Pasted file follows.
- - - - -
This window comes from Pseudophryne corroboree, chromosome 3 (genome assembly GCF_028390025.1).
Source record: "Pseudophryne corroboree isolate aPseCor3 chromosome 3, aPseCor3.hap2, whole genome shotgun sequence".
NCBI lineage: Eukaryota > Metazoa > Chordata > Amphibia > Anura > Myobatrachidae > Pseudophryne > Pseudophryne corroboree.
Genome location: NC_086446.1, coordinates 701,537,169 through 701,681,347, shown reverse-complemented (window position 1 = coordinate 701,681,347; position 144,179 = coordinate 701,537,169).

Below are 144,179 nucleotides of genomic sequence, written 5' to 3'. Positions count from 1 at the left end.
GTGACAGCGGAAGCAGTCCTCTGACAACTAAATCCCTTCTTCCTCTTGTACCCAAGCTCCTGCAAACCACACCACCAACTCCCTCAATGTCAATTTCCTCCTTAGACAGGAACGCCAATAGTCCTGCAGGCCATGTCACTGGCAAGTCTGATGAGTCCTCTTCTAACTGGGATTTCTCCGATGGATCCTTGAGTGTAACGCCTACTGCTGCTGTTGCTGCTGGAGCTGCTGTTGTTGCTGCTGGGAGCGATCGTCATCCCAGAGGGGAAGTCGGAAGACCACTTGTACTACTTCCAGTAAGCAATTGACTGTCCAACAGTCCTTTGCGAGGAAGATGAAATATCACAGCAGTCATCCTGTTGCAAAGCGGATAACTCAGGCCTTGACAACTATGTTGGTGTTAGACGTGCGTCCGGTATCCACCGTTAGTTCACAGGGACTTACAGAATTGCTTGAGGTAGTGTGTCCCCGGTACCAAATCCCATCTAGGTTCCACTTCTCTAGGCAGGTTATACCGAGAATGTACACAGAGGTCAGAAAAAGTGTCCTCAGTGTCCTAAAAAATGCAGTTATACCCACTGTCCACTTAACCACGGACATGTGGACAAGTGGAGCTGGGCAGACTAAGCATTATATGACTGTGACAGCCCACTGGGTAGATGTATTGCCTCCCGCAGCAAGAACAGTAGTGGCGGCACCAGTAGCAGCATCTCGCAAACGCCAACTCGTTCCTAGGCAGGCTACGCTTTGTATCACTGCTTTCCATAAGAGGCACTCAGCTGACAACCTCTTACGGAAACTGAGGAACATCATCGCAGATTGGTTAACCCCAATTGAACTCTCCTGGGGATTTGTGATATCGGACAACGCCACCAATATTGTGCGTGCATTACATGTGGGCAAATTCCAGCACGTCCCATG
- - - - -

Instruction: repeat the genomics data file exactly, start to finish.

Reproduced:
This window comes from Pseudophryne corroboree, chromosome 3 (genome assembly GCF_028390025.1).
Source record: "Pseudophryne corroboree isolate aPseCor3 chromosome 3, aPseCor3.hap2, whole genome shotgun sequence".
NCBI lineage: Eukaryota > Metazoa > Chordata > Amphibia > Anura > Myobatrachidae > Pseudophryne > Pseudophryne corroboree.
Genome location: NC_086446.1, coordinates 701,537,169 through 701,681,347, shown reverse-complemented (window position 1 = coordinate 701,681,347; position 144,179 = coordinate 701,537,169).

Below are 144,179 nucleotides of genomic sequence, written 5' to 3'. Positions count from 1 at the left end.
GTGACAGCGGAAGCAGTCCTCTGACAACTAAATCCCTTCTTCCTCTTGTACCCAAGCTCCTGCAAACCACACCACCAACTCCCTCAATGTCAATTTCCTCCTTAGACAGGAACGCCAATAGTCCTGCAGGCCATGTCACTGGCAAGTCTGATGAGTCCTCTTCTAACTGGGATTTCTCCGATGGATCCTTGAGTGTAACGCCTACTGCTGCTGTTGCTGCTGGAGCTGCTGTTGTTGCTGCTGGGAGCGATCGTCATCCCAGAGGGGAAGTCGGAAGACCACTTGTACTACTTCCAGTAAGCAATTGACTGTCCAACAGTCCTTTGCGAGGAAGATGAAATATCACAGCAGTCATCCTGTTGCAAAGCGGATAACTCAGGCCTTGACAACTATGTTGGTGTTAGACGTGCGTCCGGTATCCACCGTTAGTTCACAGGGACTTACAGAATTGCTTGAGGTAGTGTGTCCCCGGTACCAAATCCCATCTAGGTTCCACTTCTCTAGGCAGGTTATACCGAGAATGTACACAGAGGTCAGAAAAAGTGTCCTCAGTGTCCTAAAAAATGCAGTTATACCCACTGTCCACTTAACCACGGACATGTGGACAAGTGGAGCTGGGCAGACTAAGCATTATATGACTGTGACAGCCCACTGGGTAGATGTATTGCCTCCCGCAGCAAGAACAGTAGTGGCGGCACCAGTAGCAGCATCTCGCAAACGCCAACTCGTTCCTAGGCAGGCTACGCTTTGTATCACTGCTTTCCATAAGAGGCACTCAGCTGACAACCTCTTACGGAAACTGAGGAACATCATCGCAGATTGGTTAACCCCAATTGAACTCTCCTGGGGATTTGTGATATCGGACAACGCCACCAATATTGTGCGTGCATTACATGTGGGCAAATTCCAGCACGTCCCATG